The National Association of Broadcaster’s annual trade show is underway in Las Vegas. There are thousands of people there, and possibly just as many reporting on it online. I’m not there, and I don’t want to cover every tiny product announcement.
However, here’s a couple of announcements that have interested me, and I think will interest you too:
3G-SDI Arduino Shield
What’s that? SDI Video in your Arduino? Not quite. Blackmagic Design have announced a new Arduino Shield for 3G-SDI. This shield lets developers receive and manipulate the control signals embedded within a 3G-SDI signal.
This is perfect for tallys and remote camera control. A number of Blackmagic Design cameras can receive CCU controls over SDI, and this shield unlocks a lot of that power to manipulate outside of their ATEM switches.
Lawo R3LAY Virtualised Radio
This one is interesting. Lawo is taking a whole heap of broadcast “boxes” and putting that functionality into Virtual Machines! This makes a lot of sense, given the majority of broadcast products I’ve seen in the last few years are essentially PCs in special (expensive) cases. Why can’t I put my phone hybrids, mix engines and audio processors into my VMWare Cluster where it’s got fully-redundant everything?
It looks like they’re starting by marketing a laptop-based audio mixer (presumably for outside broadcasts), but it seems this will grow to a full platform to run an entire broadcast facility. There’s quite a few add-ons listed on their website (all “coming soon”).
I’m very keen to give this a try, and see how it develops. I also hope they release the engine as a Linux OVF template for easy Windows-free deployment.
360° Video Streaming
Nokia have a 360° camera. Now Azure have announced that have the technology to stream this video. As far as I’m concerned, Azure are the cloud provider to watch these days. Lots of innovating products coming from these guys. Watch this space.
HD-SDI Over IP
Blackmagic Design have also announced they are adding IP-video support to some of their existing products, using the TICO codec. They are also updating their Videohub control software so it supports TICO. I’ll be honest, this is the first time I’ve heard of TICO. Is it a bit like Livewire, where it uses Multicast packets to distribute video? I don’t know. What I do know is that it’s low-latency, lossless, and can transport 3x 2160p60 live signals on 10Gbps Ethernet.
This is a space to watch. Hopefully this is a product area they see through to completion.
Micro MPX / µMPX
Want to send MPX (FM Composite) over a 320Kbps IP link? Now you can! Telos Alliance, Nautel, Moseley and StereoTool (!!!!) have announced a way to do this with the new Micro MPX codec. It applies data compression to the composite output of your processor, which can then be decoded again in the transmitter.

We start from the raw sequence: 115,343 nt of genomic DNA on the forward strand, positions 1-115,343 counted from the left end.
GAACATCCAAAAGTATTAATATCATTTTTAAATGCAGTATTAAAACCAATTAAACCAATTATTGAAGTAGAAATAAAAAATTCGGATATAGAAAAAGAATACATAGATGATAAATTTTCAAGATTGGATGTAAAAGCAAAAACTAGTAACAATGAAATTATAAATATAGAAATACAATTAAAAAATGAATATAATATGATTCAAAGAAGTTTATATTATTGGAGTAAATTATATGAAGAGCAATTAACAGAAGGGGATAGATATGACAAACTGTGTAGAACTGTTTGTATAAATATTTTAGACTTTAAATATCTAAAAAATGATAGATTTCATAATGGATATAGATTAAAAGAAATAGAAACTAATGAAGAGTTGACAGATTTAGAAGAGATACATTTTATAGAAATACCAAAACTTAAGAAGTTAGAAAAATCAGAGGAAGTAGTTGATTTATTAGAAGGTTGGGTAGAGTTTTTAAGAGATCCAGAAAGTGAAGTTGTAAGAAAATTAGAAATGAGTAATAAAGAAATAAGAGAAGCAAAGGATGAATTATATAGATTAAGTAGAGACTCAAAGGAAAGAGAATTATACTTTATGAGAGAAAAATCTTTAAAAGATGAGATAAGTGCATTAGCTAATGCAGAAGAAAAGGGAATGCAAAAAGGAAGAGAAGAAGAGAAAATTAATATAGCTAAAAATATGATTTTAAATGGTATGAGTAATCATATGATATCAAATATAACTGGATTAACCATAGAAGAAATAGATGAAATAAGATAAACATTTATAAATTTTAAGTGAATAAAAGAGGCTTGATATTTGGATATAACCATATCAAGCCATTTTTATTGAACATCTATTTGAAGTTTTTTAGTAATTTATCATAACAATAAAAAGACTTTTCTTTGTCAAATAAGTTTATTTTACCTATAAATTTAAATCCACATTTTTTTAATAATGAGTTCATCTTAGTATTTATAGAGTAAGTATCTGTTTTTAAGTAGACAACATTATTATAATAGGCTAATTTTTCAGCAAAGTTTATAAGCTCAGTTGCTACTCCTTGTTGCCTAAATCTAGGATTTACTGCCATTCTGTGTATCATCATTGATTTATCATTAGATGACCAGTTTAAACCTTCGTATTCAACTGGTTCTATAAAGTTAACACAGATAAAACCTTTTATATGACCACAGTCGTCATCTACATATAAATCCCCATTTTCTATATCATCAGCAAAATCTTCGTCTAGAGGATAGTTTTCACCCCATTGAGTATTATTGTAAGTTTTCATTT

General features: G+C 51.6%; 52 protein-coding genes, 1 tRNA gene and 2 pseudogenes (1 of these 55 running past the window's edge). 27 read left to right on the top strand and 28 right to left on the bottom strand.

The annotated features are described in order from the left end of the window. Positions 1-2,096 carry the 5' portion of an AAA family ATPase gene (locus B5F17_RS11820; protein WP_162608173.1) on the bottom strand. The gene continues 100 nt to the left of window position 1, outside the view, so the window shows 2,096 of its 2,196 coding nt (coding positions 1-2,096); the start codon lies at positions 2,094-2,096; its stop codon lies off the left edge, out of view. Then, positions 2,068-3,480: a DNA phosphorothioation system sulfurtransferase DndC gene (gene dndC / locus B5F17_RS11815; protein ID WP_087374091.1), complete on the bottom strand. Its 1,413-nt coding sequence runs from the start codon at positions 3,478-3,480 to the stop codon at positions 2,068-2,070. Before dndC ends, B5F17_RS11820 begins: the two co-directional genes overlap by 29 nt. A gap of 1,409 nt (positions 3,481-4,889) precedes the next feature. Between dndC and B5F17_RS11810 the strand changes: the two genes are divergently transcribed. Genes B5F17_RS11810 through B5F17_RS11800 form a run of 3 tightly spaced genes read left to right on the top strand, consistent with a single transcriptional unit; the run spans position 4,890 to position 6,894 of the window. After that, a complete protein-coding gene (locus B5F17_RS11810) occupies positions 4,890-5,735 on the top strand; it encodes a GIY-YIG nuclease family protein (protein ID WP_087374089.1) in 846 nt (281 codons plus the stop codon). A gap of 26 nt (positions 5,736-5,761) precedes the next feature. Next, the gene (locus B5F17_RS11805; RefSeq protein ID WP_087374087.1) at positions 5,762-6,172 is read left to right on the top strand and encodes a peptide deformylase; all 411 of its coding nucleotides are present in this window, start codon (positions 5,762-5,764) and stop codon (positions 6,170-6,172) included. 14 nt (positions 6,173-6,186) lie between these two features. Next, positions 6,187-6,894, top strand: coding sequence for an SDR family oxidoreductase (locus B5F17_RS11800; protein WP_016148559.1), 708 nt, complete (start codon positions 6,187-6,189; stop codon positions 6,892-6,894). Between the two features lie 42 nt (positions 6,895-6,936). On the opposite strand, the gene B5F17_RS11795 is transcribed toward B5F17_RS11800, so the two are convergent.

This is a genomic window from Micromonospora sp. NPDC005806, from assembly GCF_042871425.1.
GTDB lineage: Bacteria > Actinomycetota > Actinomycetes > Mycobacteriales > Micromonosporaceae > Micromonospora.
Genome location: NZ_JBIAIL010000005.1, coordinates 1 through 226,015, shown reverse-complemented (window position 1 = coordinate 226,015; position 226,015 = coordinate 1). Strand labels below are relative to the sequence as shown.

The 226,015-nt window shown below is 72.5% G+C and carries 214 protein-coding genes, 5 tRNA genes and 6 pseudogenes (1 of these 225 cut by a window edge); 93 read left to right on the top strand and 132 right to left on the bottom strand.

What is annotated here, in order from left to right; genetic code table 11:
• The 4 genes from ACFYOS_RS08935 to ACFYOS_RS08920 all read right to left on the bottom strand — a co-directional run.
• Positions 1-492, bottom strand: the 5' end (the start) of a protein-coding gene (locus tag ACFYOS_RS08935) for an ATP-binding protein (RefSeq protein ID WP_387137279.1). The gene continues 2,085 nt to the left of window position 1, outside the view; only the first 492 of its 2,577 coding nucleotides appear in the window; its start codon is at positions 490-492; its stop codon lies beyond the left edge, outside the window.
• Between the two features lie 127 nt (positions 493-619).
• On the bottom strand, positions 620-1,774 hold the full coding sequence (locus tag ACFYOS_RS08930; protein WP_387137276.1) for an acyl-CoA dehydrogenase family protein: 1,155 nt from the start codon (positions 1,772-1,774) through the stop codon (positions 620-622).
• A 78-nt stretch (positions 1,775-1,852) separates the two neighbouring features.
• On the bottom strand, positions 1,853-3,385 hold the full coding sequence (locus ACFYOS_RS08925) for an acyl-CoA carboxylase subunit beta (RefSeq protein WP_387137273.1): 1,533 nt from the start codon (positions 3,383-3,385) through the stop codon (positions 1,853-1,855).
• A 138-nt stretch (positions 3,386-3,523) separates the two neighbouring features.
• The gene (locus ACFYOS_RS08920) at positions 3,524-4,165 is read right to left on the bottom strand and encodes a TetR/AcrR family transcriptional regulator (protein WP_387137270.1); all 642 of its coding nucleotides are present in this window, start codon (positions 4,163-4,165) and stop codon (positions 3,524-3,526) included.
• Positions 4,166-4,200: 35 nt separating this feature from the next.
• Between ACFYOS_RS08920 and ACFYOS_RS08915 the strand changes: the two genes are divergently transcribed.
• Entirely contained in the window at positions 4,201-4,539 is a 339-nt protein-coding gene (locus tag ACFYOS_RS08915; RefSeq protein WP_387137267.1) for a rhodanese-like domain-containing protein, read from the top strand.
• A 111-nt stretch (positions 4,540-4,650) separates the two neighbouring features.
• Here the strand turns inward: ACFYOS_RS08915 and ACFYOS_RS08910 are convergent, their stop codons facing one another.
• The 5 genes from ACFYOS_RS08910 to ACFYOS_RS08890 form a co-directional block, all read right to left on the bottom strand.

According to Telos, this is only proof of concept and there are no commercially available products which support this (yet). However, it’s shown up in the latest release notes for Stereo Tool so perhaps this isn’t that far away.
It’ll also be interesting to see what sort of reliability is required of the IP link. Can it withstand lost packets over a public IP link? Let’s hope this is more commercially successful than MPX over AES-192 announced a couple of years back.
Omnia 11 Declipper
Finally! The new Omnia 11 software update adds a Declipper (and also apparently makes the UI blue, rather than red – innovation!). This technology has been in the Omnia 9 for years, and is finally making it’s way into the “flagship” audio processing product. This is long overdue, and closes the gap between these two products.
Those of us who invested in the Omnia 11 early in it’s product cycle were disappointed how slowly it developed compared to the even newer Omnia 9 (which implemented lots of the cool tech found in Stereo Tool). Do both these products have the same declipper? Not sure.
Broadcast Bionics Transcription-based Editor
I haven’t even seen a proper announcement for this one – only a passing mention in a show-floor video. Broadcast Bionics have a new product that records studio audio, transcribes in to text on the fly, and then lets you edit the audio by editing the text.
Don’t like that question? Delete it. Prefer those segments to be in a different order? Cut and paste.
This is an interesting approach to video editing. Usually you edit the media someone will be consuming (video and audio), but this is adding an intermediate to presumably help broadcasters output content faster. They call it “object-based editing”. It’ll be fascinating to see this in action.
No doubt there’s still more to come. As I write this, it’s barely 2pm on Day 1. Post in the comments below if there’s anything cool I’ve missed.
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